Finding Time For Independent Research & Writing

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OrtizBy Jenny Ortiz

There is no doubt that Freeway Flyers are good at multi-tasking, but I’ve found that when I’m in the middle of the semester I lose sight of my own work. My background is in creative writing, and aside from teaching I write fiction as well as this blog. Most, if not all, freeway flyers are still active within their disciplines in addition to teaching multiple classes.

However, finding time to write isn’t easy. When I have paperwork to hand into the deptartment as well as student essays to grade, the last thing I want to do is spend an hour or two writing or revising my own work. While I’m always looking for ways to run my semester more smoothly, I’m also looking for ways to stay energized about my own independent research. Here are some strategies I’ve found to be useful in order to motivate me into doing my homework.

The Weekend Edition

Getting my work done before Friday afternoon gives me the weekend to relax, enjoy time with my friends and family, and write! There is a time at the end of the week designated for me to spend time with my craft. I have a lot of responsibilities, but taking the weekend out for my personal work as well as my personal relationships allows me to refocus and come back on Monday refreshed.

Class in Session

Freeway Flyers  have a great advantage in that they get to interact with peers within their discipline on various campuses. Given that I work with many of the people I graduated my MFA program with, I always find time within the semester to talk to them about books, writing and, most times, we’ll swap drafts. Creating a community of writers gives me a new perspective in my writing. I’m no longer sitting alone in my office staring at my laptop; now, I’m  hearing other people’s opinions and thoughts about a piece that might have been giving me trouble.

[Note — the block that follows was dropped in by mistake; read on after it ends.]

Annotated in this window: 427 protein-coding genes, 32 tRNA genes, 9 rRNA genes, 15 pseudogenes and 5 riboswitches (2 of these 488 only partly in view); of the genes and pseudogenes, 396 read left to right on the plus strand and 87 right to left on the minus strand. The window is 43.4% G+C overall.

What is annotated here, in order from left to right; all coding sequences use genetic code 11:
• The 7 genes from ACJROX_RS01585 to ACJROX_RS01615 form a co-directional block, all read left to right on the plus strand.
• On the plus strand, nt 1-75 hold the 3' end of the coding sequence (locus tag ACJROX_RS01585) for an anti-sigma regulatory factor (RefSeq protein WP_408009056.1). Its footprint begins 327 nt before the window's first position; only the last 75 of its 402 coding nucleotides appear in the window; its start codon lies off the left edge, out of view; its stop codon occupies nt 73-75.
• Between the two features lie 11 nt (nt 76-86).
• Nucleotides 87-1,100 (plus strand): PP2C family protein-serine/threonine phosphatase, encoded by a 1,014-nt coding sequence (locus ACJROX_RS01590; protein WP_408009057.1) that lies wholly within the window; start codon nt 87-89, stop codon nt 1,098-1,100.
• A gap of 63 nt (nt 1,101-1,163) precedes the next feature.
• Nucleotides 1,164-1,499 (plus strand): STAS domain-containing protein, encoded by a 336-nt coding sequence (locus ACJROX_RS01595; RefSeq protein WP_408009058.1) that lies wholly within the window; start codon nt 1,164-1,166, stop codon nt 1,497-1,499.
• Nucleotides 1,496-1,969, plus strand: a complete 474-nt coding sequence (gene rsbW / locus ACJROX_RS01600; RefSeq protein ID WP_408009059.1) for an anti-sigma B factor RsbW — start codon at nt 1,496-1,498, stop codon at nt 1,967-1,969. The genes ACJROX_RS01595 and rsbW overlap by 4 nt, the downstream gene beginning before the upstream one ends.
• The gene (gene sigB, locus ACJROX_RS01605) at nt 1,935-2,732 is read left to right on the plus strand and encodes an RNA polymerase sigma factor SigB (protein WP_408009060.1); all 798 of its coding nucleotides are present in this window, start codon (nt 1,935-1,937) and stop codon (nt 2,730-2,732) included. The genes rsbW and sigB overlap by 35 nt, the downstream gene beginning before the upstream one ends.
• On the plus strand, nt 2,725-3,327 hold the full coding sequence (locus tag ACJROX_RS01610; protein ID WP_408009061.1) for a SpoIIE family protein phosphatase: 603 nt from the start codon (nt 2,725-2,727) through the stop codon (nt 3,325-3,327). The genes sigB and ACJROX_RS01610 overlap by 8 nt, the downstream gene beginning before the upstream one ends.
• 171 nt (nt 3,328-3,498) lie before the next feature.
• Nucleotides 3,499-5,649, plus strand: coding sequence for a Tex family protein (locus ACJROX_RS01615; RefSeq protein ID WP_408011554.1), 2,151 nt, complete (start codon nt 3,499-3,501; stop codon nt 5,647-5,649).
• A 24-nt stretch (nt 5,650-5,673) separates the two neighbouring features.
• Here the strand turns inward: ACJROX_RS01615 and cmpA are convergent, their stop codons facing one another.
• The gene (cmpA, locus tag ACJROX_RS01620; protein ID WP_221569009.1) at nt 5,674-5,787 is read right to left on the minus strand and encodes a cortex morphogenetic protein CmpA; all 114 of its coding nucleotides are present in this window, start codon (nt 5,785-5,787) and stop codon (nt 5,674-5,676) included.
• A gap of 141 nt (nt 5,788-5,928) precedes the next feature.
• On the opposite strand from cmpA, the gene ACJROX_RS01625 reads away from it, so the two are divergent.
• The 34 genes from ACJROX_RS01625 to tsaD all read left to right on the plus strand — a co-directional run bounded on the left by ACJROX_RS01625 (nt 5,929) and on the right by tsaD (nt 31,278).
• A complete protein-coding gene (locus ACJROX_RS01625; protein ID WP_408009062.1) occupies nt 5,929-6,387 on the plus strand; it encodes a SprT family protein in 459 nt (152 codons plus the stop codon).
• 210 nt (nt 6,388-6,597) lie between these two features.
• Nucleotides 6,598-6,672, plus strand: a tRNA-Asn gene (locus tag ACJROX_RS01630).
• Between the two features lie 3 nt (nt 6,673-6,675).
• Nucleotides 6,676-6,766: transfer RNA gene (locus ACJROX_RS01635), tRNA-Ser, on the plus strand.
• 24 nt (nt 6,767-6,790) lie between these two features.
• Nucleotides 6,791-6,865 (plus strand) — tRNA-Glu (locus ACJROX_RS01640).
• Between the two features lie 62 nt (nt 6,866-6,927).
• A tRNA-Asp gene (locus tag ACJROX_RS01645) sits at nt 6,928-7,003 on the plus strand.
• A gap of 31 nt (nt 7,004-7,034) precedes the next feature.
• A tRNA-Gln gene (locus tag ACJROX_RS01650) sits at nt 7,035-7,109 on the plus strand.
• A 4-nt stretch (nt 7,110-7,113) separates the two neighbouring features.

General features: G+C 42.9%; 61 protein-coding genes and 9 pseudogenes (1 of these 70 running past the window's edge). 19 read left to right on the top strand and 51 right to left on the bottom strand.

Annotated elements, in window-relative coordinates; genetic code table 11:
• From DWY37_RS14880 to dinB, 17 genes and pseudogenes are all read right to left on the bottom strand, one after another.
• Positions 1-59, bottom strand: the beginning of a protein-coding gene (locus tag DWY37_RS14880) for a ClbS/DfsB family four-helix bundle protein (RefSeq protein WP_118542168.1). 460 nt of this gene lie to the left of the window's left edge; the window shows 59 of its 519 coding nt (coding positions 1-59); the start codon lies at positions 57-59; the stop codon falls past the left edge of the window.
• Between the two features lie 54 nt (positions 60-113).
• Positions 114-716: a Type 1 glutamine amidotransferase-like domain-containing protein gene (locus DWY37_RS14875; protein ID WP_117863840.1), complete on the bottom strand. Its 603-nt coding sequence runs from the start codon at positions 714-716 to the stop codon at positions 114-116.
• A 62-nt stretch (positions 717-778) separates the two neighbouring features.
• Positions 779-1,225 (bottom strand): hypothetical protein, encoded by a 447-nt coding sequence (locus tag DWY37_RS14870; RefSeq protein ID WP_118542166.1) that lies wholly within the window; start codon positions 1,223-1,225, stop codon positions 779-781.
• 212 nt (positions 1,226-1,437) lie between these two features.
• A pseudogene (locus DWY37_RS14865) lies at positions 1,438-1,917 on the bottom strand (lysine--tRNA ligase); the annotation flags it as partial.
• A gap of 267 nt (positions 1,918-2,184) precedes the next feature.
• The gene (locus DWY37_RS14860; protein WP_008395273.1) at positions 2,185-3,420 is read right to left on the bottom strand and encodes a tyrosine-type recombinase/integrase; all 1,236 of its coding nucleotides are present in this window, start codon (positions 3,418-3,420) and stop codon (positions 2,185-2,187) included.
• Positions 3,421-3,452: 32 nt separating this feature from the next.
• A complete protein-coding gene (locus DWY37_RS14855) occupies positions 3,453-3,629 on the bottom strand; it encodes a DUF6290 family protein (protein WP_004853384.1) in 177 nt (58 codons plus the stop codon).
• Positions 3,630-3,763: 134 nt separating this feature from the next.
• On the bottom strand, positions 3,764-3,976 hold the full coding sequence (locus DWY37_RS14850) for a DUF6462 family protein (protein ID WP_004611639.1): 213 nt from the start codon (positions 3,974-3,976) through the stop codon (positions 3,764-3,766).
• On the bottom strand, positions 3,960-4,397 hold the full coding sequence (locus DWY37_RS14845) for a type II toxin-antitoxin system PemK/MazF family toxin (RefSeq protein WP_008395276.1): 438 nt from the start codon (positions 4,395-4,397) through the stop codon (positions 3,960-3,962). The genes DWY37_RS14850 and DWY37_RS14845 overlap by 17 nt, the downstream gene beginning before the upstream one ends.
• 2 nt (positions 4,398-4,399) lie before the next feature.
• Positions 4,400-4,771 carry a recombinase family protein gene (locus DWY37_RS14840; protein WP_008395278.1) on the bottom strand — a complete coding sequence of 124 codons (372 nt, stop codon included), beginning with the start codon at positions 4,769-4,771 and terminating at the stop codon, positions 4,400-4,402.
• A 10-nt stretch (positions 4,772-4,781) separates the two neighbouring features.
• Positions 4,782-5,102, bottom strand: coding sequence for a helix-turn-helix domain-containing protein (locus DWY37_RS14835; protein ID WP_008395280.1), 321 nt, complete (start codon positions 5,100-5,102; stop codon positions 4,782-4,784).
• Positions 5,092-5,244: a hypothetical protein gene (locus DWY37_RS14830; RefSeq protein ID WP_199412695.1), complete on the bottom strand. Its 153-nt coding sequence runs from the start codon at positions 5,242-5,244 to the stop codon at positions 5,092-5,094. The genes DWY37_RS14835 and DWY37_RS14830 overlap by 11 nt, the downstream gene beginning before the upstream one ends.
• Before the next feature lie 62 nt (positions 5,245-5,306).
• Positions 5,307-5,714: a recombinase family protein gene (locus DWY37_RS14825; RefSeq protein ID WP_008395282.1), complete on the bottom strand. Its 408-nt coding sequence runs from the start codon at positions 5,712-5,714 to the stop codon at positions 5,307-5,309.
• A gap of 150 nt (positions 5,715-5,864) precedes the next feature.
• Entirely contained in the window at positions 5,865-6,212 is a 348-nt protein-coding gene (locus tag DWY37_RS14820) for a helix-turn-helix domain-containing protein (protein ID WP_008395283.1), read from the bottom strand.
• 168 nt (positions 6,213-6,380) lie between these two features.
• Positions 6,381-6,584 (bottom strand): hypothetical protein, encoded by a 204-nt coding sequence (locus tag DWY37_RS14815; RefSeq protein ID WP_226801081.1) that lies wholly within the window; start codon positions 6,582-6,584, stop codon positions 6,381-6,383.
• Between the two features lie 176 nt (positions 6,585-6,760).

Copy Machine is the New Watercooler

Any time one of my stories is published, any time I’m having a reading, or I write a new awesome Freeway Flyer blog, I post a little piece of it by the copy machine. Everyone uses the copy machine and everyone tends to stare at the wall while they wait for their copies. Why not stare at my writing? Granted, I tack up my work everywhere: the faculty lounge, the bulletin boards around the deptarment, the Chairperson’s door…I’ve also been known to slip my work into the mailboxes. Will all thirty adjuncts read my work? No, but some might and they always come to me with comments. Good or bad, I feel motivated to write because I have a reading base that has questions and concerns.

The Main Event

I tend to forget that as a Freeway Flyer, I have access to three campuses that love showcasing the arts. I’m in the midst of getting a reading together for my fellow adjuncts who graduated the MFA profram with me. It’s a great way for my students, my peers, and former professors to see the work I’ve been doing. Again, it’s a great way to get my work out to a larger amnd more diverse group, while also keeping me active within my craft. A colleague of mine recently had his play performed at LaGuardia; he was allowed to showcase something he’d been working on for a while and also it generated in him the desire to continue writing. If I have the venues, why not create art?

As a faculty member in a college setting, I believe it’s my job to not only teach my students the required material, but to also show them that learning doesn’t stop when they graduate. To be a better teacher, I have to be a strong pillar within my craft.

How do you juggle your research/writing and teaching? Any tips that can help me keep on top of my writing?

About the Freeway Flyer: Jenny Ortiz is a quite serious 23-year-old New Yorker, except when unicorns (specifically chubby unicorns) are involved. When she isn’t pleading with Kurt Sutter via Twitter to be her mentor, she is teaching at St. John’s University, Adelphi University, and LaGuardia Community College (see, quite serious). When she isn’t teaching, she’s hanging out with her friends showing off  earth and water bending skills (not serious, but super fun).  When she is alone and it’s raining, she likes to read Haruki Murakami, or listen to the Broken Bells and daydream.  If you want to be a fan, you can read Jenny’s work on fictionatwork.com, Blink-ink.com, Jersey Devil Press, dogeatcrow.com, Eighty Percent Magazine, InkSpill Magazine and Fair Trade Journal. Recently, she was nominated for a 2010 Pushcart Award… you can follow her on Twitter: twitter.com/jnylynn.

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